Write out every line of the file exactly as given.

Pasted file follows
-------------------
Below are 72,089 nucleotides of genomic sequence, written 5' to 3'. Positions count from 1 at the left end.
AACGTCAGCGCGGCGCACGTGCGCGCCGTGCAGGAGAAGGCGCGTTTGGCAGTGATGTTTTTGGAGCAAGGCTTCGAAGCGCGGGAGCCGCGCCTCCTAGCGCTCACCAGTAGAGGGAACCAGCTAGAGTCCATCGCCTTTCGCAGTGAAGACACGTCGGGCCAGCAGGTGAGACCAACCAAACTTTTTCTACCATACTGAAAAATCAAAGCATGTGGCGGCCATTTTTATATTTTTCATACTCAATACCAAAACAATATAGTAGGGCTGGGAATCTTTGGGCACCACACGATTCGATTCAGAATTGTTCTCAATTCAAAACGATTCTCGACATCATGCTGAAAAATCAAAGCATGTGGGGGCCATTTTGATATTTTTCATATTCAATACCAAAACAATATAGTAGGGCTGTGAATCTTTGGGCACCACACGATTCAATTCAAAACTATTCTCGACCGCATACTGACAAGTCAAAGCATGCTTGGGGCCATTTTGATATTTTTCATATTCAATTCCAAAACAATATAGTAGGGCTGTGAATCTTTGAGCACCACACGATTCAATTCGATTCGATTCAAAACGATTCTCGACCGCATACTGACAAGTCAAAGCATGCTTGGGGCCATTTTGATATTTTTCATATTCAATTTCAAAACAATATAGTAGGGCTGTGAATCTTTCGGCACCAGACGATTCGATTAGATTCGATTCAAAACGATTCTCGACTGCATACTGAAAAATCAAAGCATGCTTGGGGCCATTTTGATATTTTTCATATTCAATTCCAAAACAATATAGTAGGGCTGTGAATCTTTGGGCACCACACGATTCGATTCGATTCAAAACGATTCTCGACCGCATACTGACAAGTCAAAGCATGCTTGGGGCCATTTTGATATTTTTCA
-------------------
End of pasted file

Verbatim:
Below are 72,089 nucleotides of genomic sequence, written 5' to 3'. Positions count from 1 at the left end.
AACGTCAGCGCGGCGCACGTGCGCGCCGTGCAGGAGAAGGCGCGTTTGGCAGTGATGTTTTTGGAGCAAGGCTTCGAAGCGCGGGAGCCGCGCCTCCTAGCGCTCACCAGTAGAGGGAACCAGCTAGAGTCCATCGCCTTTCGCAGTGAAGACACGTCGGGCCAGCAGGTGAGACCAACCAAACTTTTTCTACCATACTGAAAAATCAAAGCATGTGGCGGCCATTTTTATATTTTTCATACTCAATACCAAAACAATATAGTAGGGCTGGGAATCTTTGGGCACCACACGATTCGATTCAGAATTGTTCTCAATTCAAAACGATTCTCGACATCATGCTGAAAAATCAAAGCATGTGGGGGCCATTTTGATATTTTTCATATTCAATACCAAAACAATATAGTAGGGCTGTGAATCTTTGGGCACCACACGATTCAATTCAAAACTATTCTCGACCGCATACTGACAAGTCAAAGCATGCTTGGGGCCATTTTGATATTTTTCATATTCAATTCCAAAACAATATAGTAGGGCTGTGAATCTTTGAGCACCACACGATTCAATTCGATTCGATTCAAAACGATTCTCGACCGCATACTGACAAGTCAAAGCATGCTTGGGGCCATTTTGATATTTTTCATATTCAATTTCAAAACAATATAGTAGGGCTGTGAATCTTTCGGCACCAGACGATTCGATTAGATTCGATTCAAAACGATTCTCGACTGCATACTGAAAAATCAAAGCATGCTTGGGGCCATTTTGATATTTTTCATATTCAATTCCAAAACAATATAGTAGGGCTGTGAATCTTTGGGCACCACACGATTCGATTCGATTCAAAACGATTCTCGACCGCATACTGACAAGTCAAAGCATGCTTGGGGCCATTTTGATATTTTTCA